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So the World Cup is showing signs of kicking off its comfy slippers of mediocrity and providing the gawping masses with some actual football. Now the responsibility is on the attendant pundits and commentators to raise their games and shake off their collective torpor.
The worst culprit is Alan Hansen, who has been revelling in his ignorance of the participating squads like a recalcitrant schoolboy in double chemistry. Slipping negligently down his chair, you suspect that his slovenly aspect is borne of latent Scotch vexation, being the lone soldier of the Tartan Army stationed in South Africa this summer.
Hansen only appears energised in the presence of Clarence Seedorf, constantly pawing at him and bringing him into the fold of conversation. In fact, everyone likes to touch Clarence. He is a beatific presence to be fair, beaming through every comment. He could be employed to inform people they are terminally ill. One flash of the Seedorf grin, and we can forget all this unpleasantness and go for a coffee.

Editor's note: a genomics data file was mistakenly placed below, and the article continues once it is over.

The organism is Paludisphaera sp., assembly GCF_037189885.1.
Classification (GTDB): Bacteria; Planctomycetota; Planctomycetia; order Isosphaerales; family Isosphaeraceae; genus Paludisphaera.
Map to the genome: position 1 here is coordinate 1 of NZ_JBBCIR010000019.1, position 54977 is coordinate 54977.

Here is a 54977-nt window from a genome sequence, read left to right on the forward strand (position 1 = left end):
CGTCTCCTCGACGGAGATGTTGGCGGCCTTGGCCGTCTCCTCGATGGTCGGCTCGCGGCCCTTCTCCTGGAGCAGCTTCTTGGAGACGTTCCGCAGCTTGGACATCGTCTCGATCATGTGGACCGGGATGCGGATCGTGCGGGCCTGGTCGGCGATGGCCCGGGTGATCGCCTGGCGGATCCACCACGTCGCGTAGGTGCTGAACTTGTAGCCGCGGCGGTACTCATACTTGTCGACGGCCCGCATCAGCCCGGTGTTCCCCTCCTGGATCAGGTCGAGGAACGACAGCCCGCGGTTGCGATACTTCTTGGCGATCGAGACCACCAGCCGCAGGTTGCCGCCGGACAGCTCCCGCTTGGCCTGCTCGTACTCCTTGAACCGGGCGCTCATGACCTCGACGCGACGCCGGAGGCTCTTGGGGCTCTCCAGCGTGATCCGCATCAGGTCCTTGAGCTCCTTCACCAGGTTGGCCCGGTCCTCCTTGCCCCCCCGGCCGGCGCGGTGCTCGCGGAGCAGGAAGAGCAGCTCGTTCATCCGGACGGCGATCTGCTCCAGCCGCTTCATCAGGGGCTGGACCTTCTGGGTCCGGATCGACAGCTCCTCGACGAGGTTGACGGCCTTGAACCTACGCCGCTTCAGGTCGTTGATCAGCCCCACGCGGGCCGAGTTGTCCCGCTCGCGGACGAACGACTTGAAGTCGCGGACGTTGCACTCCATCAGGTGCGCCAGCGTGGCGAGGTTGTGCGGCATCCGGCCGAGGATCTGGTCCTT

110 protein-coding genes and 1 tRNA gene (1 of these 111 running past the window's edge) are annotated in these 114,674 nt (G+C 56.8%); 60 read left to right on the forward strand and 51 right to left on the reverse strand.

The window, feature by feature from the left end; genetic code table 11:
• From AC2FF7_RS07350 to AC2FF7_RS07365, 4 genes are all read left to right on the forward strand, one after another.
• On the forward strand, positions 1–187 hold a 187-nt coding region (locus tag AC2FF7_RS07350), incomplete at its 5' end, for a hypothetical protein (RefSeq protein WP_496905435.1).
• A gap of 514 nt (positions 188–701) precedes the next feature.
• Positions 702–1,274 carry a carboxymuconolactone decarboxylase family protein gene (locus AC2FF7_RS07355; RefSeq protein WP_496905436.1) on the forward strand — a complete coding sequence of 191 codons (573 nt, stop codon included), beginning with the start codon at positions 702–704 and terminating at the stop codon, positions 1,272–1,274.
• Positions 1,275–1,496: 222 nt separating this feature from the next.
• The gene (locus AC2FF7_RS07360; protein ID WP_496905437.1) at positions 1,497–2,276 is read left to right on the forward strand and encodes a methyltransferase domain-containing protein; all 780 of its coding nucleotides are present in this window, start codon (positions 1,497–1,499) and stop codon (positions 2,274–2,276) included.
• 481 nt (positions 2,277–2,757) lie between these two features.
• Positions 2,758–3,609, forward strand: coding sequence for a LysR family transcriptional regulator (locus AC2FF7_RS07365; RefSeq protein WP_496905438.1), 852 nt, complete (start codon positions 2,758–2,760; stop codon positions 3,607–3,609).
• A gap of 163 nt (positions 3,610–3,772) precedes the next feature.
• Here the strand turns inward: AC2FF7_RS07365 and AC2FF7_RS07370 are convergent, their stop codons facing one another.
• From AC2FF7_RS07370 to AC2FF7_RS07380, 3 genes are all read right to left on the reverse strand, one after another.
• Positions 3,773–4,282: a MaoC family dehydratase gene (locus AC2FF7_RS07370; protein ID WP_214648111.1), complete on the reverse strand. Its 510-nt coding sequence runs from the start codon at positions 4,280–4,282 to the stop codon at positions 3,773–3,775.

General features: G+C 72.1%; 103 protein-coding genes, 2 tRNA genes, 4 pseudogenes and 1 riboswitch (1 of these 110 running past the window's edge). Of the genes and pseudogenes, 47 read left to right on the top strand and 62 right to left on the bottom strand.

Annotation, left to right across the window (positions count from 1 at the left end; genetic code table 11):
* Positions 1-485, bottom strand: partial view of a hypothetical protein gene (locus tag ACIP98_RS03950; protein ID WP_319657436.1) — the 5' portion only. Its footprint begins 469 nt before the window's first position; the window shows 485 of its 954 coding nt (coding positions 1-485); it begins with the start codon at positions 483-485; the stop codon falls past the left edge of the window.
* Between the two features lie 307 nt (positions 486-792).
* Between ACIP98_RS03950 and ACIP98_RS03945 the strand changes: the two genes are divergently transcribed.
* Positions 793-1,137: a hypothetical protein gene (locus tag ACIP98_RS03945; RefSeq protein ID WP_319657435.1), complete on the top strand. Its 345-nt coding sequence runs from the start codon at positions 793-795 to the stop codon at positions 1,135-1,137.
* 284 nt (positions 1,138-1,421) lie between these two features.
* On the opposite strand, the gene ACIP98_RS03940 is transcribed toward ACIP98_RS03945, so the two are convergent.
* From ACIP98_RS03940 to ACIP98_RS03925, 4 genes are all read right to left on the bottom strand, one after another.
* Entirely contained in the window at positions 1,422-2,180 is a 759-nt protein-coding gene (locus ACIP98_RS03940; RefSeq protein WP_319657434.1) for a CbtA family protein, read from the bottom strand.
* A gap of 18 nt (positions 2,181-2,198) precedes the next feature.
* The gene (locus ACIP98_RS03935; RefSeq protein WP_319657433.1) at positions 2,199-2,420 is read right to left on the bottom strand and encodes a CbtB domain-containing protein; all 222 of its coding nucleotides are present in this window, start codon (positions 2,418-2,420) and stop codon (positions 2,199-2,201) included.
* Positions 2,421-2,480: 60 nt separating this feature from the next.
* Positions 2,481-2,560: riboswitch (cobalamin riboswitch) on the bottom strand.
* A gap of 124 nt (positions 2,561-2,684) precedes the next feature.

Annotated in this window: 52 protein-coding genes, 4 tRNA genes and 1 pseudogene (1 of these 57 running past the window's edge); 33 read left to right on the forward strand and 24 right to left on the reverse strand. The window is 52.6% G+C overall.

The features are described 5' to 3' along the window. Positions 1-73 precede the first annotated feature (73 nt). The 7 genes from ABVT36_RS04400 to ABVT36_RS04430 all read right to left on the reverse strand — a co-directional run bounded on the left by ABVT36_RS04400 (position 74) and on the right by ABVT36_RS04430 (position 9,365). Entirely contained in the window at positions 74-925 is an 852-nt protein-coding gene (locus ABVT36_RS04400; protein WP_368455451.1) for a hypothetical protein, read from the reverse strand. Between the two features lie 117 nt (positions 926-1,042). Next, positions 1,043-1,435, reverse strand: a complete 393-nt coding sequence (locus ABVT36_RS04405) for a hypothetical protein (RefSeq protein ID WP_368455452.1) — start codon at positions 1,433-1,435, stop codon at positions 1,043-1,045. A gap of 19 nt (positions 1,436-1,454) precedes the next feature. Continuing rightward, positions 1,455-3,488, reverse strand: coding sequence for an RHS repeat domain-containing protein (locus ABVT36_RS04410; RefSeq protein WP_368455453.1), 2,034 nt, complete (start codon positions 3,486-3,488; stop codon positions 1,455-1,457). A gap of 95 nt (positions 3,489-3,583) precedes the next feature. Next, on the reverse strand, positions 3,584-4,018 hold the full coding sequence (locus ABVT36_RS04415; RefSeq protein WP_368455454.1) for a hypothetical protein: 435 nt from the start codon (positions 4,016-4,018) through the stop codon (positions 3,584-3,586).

Mick McCarthy is the anti-Seedorf, seeding his comments with the sort of bluff Northern depression that makes you think every sentence he utters is going to be capped off with long dolorous ‘oh bugger’. One wonders what happened when Seedorf and McCarthy met at the BBC pre-World Cup disco, just sizing each other up like two entirely distinct species.
Over on ITV, it’s the usual parade of platitudes, some of which are served up by Gareth Southgate. It’s hardly any surprise that Middlesbrough were relegated with teamtalks delivered by Southgate. When Iain Dowie complained of the Ipod culture among modern footballers, he should have pointed the finger at Southgate, whose monotone delivery compels the listener to jam anything in their ears. Southgate is the man at the party that you excuse yourself from to go and a pay a visit to the dips table. In fact, they only invented hummus as a means of escape from the Southgate conversation.